Aomar Boum, a Moroccan ethnographer, has written a rigorous, refreshingly candid account of one of the oldest Jewish communities in the Arab world.

Memories of Absence: How Muslims Remember Jews in Morocco, published by Stanford University Press, is something of a rarity in this field. As he writes in the introduction,“Although a few scholars have begun to revisit and reexamine the histories and lives of ethnic and religious minorities in the region, the place of religious minorities and of Jews in particular in this history has largely been ignored. Especially for native Muslim anthropologists, research on Middle Eastern Jewry and Judaism is still taboo.”

For Boum, a University of Arizona professor, the reason for this is clear enough: “Scholars can be labelled and stigmatized as pro-Zionist just for conducting research on the Jews of the Arab world, and this labelling can have serious professional and personal consequences.”

In Morocco, however, scholars drawn to Jewish studies are not necessarily marginalized, says Boum, a black Moroccan Muslim who was born and raised in a southeastern oasis where Jews once lived. Moroccan academics have written about Muslim-Jewish relations before and after the advent of Morocco’s independence.

In Memories of Absence, Boum examines both periods through four successive generations of 80 Muslim men in southeastern Morocco. “While members of the older generation express nostalgic sadness about the absence of Jews from Morocco, younger subjects use humor, jokes, heresay and mockery to protest, ostracize, demonize and resist Israelis and Jews in general, whom they see as their political and social enemies,” he concludes. “Laughter and derision serve as fuel for the perceptions, especially for those of the generation that have never met a Jew, that Jews are political spies and religious inferiors to Muslims.”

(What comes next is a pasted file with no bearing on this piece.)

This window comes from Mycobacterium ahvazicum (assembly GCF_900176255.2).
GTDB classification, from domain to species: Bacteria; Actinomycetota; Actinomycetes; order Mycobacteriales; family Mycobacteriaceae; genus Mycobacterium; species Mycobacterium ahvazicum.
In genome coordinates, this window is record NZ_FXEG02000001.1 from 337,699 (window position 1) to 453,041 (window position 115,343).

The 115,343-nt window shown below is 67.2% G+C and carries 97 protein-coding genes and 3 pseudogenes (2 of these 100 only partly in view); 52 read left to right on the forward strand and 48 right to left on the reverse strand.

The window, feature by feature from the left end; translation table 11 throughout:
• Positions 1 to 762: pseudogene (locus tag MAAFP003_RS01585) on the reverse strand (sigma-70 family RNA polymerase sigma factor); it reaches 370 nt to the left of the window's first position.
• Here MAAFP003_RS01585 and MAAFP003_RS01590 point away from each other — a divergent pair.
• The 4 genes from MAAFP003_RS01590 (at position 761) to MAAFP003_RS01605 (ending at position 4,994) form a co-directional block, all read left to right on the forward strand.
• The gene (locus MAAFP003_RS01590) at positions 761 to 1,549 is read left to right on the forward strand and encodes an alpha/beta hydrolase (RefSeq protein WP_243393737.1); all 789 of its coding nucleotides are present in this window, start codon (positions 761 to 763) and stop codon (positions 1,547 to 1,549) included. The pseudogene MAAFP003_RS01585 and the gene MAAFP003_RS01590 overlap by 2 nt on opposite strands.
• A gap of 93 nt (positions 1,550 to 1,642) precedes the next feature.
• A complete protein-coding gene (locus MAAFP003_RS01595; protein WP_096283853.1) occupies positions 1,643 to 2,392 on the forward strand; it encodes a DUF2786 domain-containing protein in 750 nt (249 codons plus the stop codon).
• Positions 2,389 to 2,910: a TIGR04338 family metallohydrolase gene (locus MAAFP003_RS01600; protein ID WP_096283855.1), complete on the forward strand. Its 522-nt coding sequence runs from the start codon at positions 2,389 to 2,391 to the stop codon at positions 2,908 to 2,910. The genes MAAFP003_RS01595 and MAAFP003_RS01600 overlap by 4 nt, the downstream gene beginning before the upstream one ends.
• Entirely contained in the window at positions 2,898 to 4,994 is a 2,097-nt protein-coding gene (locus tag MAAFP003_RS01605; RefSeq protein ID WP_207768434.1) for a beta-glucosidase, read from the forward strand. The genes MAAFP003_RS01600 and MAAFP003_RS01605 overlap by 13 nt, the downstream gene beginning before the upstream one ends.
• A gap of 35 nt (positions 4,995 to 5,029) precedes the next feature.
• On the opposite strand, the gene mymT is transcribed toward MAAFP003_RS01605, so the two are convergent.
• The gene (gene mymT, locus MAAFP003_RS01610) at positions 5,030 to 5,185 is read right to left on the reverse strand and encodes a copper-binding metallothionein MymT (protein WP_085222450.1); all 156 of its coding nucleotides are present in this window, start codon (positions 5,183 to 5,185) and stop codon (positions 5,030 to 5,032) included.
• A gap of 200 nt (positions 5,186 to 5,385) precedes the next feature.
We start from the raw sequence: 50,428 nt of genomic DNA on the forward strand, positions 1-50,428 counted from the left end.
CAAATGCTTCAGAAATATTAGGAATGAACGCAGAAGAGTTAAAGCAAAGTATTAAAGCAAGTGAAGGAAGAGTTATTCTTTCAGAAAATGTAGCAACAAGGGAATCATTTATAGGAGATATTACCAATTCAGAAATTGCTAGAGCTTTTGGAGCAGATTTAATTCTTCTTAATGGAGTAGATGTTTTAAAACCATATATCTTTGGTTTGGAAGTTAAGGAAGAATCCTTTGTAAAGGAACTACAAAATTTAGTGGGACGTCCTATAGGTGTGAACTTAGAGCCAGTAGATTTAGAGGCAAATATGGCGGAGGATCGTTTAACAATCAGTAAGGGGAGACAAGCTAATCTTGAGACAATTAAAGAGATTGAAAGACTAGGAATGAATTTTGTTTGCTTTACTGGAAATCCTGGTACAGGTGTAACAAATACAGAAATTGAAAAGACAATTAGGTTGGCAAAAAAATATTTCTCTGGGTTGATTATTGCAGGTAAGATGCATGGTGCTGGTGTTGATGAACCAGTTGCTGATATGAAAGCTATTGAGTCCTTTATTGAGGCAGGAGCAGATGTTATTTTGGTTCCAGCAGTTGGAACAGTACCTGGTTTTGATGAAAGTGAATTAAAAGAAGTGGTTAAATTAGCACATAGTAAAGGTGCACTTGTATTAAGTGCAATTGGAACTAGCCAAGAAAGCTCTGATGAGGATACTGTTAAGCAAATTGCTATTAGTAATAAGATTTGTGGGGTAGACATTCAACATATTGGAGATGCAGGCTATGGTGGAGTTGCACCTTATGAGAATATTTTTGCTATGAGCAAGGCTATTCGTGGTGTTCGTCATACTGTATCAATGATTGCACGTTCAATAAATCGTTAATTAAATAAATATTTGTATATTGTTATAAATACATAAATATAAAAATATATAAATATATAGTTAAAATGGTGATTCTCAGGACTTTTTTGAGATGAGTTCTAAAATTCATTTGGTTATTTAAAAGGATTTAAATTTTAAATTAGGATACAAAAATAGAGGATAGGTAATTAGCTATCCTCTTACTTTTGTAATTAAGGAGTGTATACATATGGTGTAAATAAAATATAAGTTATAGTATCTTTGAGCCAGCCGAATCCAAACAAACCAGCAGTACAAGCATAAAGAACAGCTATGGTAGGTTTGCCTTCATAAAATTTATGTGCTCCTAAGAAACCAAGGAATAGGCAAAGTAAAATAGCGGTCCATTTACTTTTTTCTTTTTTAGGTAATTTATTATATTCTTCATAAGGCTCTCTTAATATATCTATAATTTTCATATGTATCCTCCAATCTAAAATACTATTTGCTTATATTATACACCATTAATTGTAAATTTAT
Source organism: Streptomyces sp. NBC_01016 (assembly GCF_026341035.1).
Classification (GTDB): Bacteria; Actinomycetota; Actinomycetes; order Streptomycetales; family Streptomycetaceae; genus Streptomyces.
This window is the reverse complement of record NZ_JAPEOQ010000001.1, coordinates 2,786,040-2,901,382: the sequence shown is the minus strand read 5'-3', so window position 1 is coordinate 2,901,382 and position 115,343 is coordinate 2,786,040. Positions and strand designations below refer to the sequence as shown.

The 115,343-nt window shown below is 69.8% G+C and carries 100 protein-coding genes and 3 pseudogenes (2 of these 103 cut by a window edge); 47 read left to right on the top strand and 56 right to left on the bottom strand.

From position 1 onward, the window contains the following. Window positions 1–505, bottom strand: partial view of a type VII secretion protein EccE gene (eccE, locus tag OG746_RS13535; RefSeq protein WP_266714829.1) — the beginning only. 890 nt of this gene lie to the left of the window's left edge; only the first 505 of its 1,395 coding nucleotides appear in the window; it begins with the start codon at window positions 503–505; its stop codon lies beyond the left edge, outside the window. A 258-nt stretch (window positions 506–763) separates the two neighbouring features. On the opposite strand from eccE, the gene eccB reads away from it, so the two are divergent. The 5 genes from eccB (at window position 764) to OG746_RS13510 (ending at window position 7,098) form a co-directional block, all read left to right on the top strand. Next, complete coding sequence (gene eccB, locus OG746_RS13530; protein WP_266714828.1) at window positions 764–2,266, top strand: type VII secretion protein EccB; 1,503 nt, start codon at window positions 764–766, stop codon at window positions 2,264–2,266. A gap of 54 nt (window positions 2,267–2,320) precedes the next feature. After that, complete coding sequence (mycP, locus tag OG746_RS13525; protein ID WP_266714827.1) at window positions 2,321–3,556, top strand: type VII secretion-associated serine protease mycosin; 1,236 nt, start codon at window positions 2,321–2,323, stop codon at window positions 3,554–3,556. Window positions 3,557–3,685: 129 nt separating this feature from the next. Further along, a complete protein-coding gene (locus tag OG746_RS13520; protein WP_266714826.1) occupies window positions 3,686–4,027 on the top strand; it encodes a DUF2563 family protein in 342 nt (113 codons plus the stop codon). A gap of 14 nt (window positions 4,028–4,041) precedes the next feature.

Boum focuses his attention on Akka, a town which had one of the most important Jewish communities on the fringes of the Sahara Desert. “As peddlers, metalworkers and saddlemakers, the Jews of Akka and other communities throughout the Anti-Atlas (mountains) played an active role in the tribal economy,” he says.

When Boum arrived in Akka in 2004 to conduct field work, the Jews had been gone for more than 40 years. “I wish the Jews had never left,” said Boum’s guide. “They added yeast to this economy.” Hajj Najm Lahrash, one of the richest notables in the region, echoed this sentiment: “We needed Jews for our economic survival. They depended on us for their personal security. We had to coexist to endure the desert.”

Approximately 2,000 Jews resided in Akka and surrounding villages in 1948, living in separate neighborhoods but among Berbers and Arabs. Although the Jews found themselves in one of the remotest corners or Morocco, they maintained contact with Jews in Palestine and throughout the Mediterranean basin, for both trading purposes and religious reasons, Boum notes.